American populists have tended to focus most of their attention on domestic policy. But foreign policy is also a target. Trump, for example, has condemned international alliances, such as NATO, and populists from both traditions have long worried about nefarious foreign influences on the country.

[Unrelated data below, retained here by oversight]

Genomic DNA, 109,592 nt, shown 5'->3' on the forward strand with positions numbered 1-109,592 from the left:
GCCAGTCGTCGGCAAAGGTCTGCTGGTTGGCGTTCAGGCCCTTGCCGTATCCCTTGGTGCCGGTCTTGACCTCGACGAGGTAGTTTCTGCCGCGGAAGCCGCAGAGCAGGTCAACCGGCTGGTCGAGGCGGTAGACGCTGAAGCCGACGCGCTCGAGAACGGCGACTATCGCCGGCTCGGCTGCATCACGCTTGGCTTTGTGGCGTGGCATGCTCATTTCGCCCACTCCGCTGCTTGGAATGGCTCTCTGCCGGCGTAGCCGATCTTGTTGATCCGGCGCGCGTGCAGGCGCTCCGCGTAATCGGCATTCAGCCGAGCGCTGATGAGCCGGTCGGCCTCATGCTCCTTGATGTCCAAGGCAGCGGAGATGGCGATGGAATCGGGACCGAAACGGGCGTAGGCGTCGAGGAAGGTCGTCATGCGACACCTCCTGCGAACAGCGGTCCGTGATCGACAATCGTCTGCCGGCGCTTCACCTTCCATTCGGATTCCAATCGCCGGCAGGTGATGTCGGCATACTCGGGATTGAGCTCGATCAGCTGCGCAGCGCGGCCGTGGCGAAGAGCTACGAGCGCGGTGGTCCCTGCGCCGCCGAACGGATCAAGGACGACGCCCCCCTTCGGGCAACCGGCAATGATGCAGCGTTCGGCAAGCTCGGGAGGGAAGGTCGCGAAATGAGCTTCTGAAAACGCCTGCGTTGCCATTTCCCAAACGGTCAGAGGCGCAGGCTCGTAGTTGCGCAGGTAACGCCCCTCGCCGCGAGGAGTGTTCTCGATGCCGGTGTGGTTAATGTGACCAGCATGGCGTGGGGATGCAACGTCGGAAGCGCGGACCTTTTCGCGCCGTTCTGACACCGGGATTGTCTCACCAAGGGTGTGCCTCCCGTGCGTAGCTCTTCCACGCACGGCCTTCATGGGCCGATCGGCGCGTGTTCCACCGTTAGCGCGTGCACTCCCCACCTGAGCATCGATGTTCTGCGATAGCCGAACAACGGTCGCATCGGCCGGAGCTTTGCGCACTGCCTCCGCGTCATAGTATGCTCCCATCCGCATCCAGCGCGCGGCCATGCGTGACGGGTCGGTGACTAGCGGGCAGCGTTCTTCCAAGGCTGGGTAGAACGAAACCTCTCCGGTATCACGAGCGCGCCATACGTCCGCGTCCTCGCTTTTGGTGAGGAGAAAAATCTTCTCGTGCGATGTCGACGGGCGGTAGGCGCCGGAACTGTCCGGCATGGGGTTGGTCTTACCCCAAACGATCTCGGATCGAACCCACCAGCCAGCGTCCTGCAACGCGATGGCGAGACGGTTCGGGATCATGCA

In 1940, the America First Committee, an isolationist pressure group, issued a similar warning against U.S. intervention in World War II. The group boasted some 800,000 members and stitched together a broad coalition: conservative businessmen, some socialists, a student detachment that included the future writer Gore Vidal (then in high school) and the future president Gerald Ford (then at Yale Law School). It also enjoyed the support of a number of prominent Americans, Walt Disney and the architect Frank Lloyd Wright among them. But on September 11, 1941, its most famous spokesperson, the celebrated aviator Charles Lindbergh, took the antiwar, anti-elitist message a step too far. “The three most important groups who have been pressing this country toward war are the British, the Jewish, and the Roosevelt administration,” he charged in a nationally broadcast speech. “Their greatest danger to this country lies in their large ownership and influence in our motion pictures, our press, our radio, and our government.” By then, Hitler’s conquest of most of Europe had put America First on the defensive; Lindbergh’s anti-Semitic slurs accelerated its downfall. The group quickly disbanded after the Japanese attack on Pearl Harbor three months later.